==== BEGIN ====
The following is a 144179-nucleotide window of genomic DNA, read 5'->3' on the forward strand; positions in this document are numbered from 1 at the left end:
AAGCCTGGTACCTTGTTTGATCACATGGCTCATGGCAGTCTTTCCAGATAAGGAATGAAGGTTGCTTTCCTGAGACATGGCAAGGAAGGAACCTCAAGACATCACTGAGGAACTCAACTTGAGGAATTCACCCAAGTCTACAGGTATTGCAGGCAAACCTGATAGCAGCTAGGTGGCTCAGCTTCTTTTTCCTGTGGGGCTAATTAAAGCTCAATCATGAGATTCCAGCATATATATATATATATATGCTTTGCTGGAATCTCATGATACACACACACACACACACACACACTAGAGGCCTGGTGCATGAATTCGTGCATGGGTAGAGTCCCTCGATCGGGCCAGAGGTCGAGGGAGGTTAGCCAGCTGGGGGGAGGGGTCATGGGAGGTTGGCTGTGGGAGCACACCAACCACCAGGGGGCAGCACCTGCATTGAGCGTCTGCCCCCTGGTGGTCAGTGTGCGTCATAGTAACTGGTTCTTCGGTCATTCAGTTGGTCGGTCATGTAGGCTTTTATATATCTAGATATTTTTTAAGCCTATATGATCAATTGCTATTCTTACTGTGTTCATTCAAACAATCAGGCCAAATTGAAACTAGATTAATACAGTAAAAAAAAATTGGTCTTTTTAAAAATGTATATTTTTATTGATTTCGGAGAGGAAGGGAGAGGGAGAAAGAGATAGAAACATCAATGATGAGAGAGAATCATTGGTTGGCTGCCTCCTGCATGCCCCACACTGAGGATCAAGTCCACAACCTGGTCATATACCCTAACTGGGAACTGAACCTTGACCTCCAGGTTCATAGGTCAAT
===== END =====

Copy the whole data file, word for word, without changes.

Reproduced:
The following is a 144179-nucleotide window of genomic DNA, read 5'->3' on the forward strand; positions in this document are numbered from 1 at the left end:
AAGCCTGGTACCTTGTTTGATCACATGGCTCATGGCAGTCTTTCCAGATAAGGAATGAAGGTTGCTTTCCTGAGACATGGCAAGGAAGGAACCTCAAGACATCACTGAGGAACTCAACTTGAGGAATTCACCCAAGTCTACAGGTATTGCAGGCAAACCTGATAGCAGCTAGGTGGCTCAGCTTCTTTTTCCTGTGGGGCTAATTAAAGCTCAATCATGAGATTCCAGCATATATATATATATATATGCTTTGCTGGAATCTCATGATACACACACACACACACACACACACTAGAGGCCTGGTGCATGAATTCGTGCATGGGTAGAGTCCCTCGATCGGGCCAGAGGTCGAGGGAGGTTAGCCAGCTGGGGGGAGGGGTCATGGGAGGTTGGCTGTGGGAGCACACCAACCACCAGGGGGCAGCACCTGCATTGAGCGTCTGCCCCCTGGTGGTCAGTGTGCGTCATAGTAACTGGTTCTTCGGTCATTCAGTTGGTCGGTCATGTAGGCTTTTATATATCTAGATATTTTTTAAGCCTATATGATCAATTGCTATTCTTACTGTGTTCATTCAAACAATCAGGCCAAATTGAAACTAGATTAATACAGTAAAAAAAAATTGGTCTTTTTAAAAATGTATATTTTTATTGATTTCGGAGAGGAAGGGAGAGGGAGAAAGAGATAGAAACATCAATGATGAGAGAGAATCATTGGTTGGCTGCCTCCTGCATGCCCCACACTGAGGATCAAGTCCACAACCTGGTCATATACCCTAACTGGGAACTGAACCTTGACCTCCAGGTTCATAGGTCAAT